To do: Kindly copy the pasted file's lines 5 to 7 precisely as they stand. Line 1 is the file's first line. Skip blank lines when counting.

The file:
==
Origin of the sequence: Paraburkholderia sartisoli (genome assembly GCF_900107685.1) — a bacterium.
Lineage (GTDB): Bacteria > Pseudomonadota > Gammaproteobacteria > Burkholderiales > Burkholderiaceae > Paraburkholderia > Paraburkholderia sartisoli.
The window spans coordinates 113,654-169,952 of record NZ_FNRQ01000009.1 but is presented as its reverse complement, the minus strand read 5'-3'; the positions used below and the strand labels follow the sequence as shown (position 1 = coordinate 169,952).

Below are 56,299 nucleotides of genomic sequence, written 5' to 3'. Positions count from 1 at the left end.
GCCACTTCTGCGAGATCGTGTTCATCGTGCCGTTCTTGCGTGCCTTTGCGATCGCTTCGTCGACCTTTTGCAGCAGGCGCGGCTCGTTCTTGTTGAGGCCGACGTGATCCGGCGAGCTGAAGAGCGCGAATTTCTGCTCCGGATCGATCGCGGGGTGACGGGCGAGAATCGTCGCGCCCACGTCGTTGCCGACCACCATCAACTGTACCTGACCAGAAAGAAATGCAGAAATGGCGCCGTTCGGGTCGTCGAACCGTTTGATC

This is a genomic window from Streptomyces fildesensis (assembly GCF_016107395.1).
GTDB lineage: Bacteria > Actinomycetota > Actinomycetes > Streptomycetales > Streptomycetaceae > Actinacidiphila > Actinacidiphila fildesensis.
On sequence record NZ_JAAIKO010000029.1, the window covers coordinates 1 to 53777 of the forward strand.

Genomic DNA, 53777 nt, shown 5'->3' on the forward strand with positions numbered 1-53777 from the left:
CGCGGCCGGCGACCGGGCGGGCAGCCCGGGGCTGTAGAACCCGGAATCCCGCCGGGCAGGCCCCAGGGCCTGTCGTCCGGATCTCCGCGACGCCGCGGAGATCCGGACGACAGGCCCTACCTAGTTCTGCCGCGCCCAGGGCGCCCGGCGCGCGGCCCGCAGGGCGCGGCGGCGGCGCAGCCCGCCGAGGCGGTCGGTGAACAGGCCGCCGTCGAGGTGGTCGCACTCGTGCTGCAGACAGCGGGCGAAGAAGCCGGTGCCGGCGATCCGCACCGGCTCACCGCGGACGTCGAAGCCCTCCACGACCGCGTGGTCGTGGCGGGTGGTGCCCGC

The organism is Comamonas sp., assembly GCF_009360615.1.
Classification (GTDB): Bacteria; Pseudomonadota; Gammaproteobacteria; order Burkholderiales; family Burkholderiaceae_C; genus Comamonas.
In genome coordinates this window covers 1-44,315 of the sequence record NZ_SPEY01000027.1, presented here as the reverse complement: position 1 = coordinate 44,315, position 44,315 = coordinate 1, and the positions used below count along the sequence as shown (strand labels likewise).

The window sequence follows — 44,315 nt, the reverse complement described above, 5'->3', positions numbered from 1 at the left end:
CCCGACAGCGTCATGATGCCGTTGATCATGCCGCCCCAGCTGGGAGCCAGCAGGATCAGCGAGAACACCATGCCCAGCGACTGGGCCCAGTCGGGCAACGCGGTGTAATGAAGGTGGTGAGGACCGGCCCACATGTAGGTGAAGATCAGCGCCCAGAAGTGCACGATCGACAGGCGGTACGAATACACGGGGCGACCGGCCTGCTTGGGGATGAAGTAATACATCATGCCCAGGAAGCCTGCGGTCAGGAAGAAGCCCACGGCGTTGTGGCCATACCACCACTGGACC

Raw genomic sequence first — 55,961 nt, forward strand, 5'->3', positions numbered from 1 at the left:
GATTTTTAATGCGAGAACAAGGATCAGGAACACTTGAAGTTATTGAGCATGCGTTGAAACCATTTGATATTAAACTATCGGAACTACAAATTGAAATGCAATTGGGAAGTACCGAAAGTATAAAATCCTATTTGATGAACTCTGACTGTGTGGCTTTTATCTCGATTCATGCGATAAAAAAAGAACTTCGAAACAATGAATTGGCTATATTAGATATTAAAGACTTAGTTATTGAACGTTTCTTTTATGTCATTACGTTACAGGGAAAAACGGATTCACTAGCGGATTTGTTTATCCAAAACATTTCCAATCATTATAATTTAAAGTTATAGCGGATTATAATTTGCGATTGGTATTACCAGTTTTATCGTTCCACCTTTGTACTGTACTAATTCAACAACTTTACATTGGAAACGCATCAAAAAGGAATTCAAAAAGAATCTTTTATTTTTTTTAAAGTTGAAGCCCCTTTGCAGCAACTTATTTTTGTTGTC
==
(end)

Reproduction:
GCCACTTCTGCGAGATCGTGTTCATCGTGCCGTTCTTGCGTGCCTTTGCGATCGCTTCGTCGACCTTTTGCAGCAGGCGCGGCTCGTTCTTGTTGAGGCCGACGTGATCCGGCGAGCTGAAGAGCGCGAATTTCTGCTCCGGATCGATCGCGGGGTGACGGGCGAGAATCGTCGCGCCCACGTCGTTGCCGACCACCATCAACTGTACCTGACCAGAAAGAAATGCAGAAATGGCGCCGTTCGGGTCGTCGAACCGTTTGATC

This is a genomic window from Streptomyces fildesensis (assembly GCF_016107395.1).
GTDB lineage: Bacteria > Actinomycetota > Actinomycetes > Streptomycetales > Streptomycetaceae > Actinacidiphila > Actinacidiphila fildesensis.